Beers and Bears Gay Oktoberfest Events Reflect Changing Bavaria

Drawing more than six million visitors each year, Munich's Oktoberfest has also become a magnet for the gay community. With a number of events catering to the gay and lesbian crowd, the "Rosa Wiesn," or "pink Oktoberfest," reflects the progress gays have made in the traditionally conservative region.


By Christopher Cottrell in Munich, Germany

By 8 a.m., the line in front of the Bräurosl beer tent has already started to snake around the massive white structure. Huddling under umbrellas, ambitious partygoers shield themselves from a light drizzle while last-minute deliveries roll in to re-stock food stands with fresh meat and warm rolls. Cleaning crews hose away remnants of a parade the day before.

"It's a very curious sight: You arrive at the Oktoberfest by 9 or 10 a.m. and every other tent is empty. No one's standing around waiting either," said Gunar Hofmann, director of a gay collective known as the "munichbears," with "bears" referring to the hirsute aesthetic for which their members have a particular affinity. "And then you get to Bräurosl and there is this horde of people around the tent waiting to get in. It's insane."

Since 2001, Hofmann and his "bears" have had a yearly presence at the tent on the second day of Munich's Oktoberfest. Otherwise known as "Gay Sunday," the day has become a favorite event among not only the Bavarian city's Lederhosen-loving gay community, but also gay and lesbian visitors from around the world.

"The normalcy makes me very proud about the fact that not only can you be gay or lesbian in Bräurosl, but everywhere at the Oktoberfest," said Thomas Niederbühl of Rosa Liste München, or Pink List Munich, a gay rights party that sits on the city council. "It's a clear signal that, against all odds, so much has changed for Munich's gays and lesbians."

Come Rain or Shine

The lively party traces its roots back to the 1970s, according to Niederbühl. Back then, a small group of men from a gay leather and fetish collective known as the Munich Lions Club would come together every year on the festival's first Sunday and head to Bräurosl, a tent belonging to the Hacker-Pschorr brewery, one of Munich's six major beer producers. Word of the fun eventually got around and in the mid-1990s "Gay Sunday" began gaining popularity, becoming a modern tradition at a festival which dates back to 1810.

Turkish-born bisexual Kadim Cimen has been attending the festivities at Bräurosl for five years. While ducking from the rain under an awning, the 27-year-old Munich resident told SPIEGEL ONLINE that "Gay Sunday" is a great opportunity to meet people outside of the Bavarian capital's close-knit gay scene.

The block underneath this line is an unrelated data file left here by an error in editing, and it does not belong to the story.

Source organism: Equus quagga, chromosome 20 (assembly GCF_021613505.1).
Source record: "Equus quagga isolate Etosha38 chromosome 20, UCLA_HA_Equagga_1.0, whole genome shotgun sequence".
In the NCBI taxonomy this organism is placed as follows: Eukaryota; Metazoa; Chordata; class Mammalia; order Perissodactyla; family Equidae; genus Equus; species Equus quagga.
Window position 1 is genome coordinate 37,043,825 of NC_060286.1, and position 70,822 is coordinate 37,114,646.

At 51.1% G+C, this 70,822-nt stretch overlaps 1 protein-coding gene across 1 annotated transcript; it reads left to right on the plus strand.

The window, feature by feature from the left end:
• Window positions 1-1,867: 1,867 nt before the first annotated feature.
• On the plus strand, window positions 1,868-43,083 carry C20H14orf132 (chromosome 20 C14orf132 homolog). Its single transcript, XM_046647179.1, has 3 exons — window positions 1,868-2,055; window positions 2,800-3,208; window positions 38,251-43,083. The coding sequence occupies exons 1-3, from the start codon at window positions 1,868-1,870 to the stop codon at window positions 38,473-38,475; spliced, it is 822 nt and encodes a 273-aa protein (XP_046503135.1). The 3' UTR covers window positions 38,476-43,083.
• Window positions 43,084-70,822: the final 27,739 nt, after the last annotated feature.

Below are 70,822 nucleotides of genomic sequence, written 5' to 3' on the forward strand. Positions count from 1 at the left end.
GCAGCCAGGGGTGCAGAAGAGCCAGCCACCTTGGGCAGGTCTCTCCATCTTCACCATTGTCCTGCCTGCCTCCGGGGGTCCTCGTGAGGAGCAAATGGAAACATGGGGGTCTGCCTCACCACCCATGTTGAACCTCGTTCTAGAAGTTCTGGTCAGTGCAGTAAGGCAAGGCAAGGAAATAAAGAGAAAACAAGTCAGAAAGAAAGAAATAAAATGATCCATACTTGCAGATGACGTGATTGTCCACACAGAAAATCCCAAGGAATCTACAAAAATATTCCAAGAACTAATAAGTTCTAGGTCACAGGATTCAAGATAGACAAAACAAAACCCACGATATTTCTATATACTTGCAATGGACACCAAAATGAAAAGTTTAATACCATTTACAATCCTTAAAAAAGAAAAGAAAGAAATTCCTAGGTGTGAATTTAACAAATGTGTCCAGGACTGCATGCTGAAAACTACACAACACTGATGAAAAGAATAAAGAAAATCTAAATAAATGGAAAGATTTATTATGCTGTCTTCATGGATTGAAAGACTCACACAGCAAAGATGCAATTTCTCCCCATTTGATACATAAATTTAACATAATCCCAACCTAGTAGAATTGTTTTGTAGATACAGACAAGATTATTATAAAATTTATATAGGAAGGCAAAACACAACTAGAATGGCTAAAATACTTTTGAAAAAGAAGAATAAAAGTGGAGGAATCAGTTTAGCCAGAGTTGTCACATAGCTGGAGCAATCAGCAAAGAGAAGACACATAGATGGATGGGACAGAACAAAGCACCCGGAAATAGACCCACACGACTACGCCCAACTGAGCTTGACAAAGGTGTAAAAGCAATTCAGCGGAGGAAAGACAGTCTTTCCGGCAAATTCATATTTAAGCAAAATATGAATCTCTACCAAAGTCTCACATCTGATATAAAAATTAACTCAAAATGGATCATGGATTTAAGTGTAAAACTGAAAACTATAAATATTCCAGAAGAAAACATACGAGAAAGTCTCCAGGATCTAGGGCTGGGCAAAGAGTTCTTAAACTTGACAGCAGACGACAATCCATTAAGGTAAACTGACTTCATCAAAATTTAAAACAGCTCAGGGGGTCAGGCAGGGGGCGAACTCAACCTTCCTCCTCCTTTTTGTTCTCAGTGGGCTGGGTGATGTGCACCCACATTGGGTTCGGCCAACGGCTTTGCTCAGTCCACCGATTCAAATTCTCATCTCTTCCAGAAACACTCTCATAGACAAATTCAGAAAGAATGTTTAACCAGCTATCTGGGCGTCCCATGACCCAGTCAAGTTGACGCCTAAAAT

"If you go out on the weekends here, it's always the same club, the same people. (At Bräurosl) you can meet people from Berlin, Hamburg," he said, noting that the party always draws large crowds. "The gays don't care if it's raining, snowing or hailing -- they just want to have fun."

Inside the massive tent, blue and yellow bunting hangs from the ceiling. By 10 a.m., waiters and waitresses are already delivering armfuls of beer to the thirsty revellers, the wooden floorboards creaking beneath their feet as they hurry from table to table.

Because "Gay Sunday" continues to grow in popularity and size, space inside the tent has become scarce over the years, thus the early morning lines. But to compensate those unfortunate few who are denied entry, other gay days have also come to life. The "Prosecco Wiesn" party is slated for Sept. 26 in the Fischer Vroni tent (the smallest among the larger, brewery-affiliated tents), and will feature a burlesque variety show by Bavarian entertainer Baby Bubble. The final gay get-together takes place on Oct. 2 at the tables near the Schottenhamel tent's kitchen -- near the site where Munich's mayor ceremoniously taps the first keg each year. The "hot kitchen" event is the smallest gay gathering despite its rather symbolic location.

'Sense of Togetherness'

The fact that gay life has integrated itself into the Oktoberfest culture so well has a lot to do with changes in Munich's political landscape over the last 15 years, says Rosa Liste's Niederbühl. Since 1996, his party has enjoyed representation on the city council and advocated a more open gay scene, including more gay and lesbian tourism. Despite the unwritten rule that Oktoberfest remain a politics-free zone, Munich's mayor Christian Ude comes to Bräurosl every year and conducts the band -- something Niederbühl calls a "strong political signal."

"This upswing that the gay scene has seen in Munich in general is, of course, reflected in the gay and lesbian events at the Oktoberfest," he said.

Björn Dippon has been attending Oktoberfest's gay parties for nearly a decade. A dancer by profession, the 32-year-old from Stuttgart says he just likes to come and enjoy an unhurried afternoon with friends. "And a few million other people," he adds.

On Sunday, Dippon secured a table for himself and eight friends by 9 a.m. As the day progressed, more people crammed their way onto the table's already crowded benches. Two newcomers were Ebru S. and Lourdes M., lesbian friends visiting Bräurosl for the first time.

"It's got nothing to do with being gay or straight here," Ebru said. "It's just fun, you know?"

Nicole Hoffmann, a waitress in the Bräurosl tent, agreed. She said "Gay Sunday" is her favorite day to work because of the atmosphere. "The crowd isn't quite as young and everyone gets along so harmoniously," she said. "There's no aggression, there's a sense of togetherness and the mood is great from the beginning."


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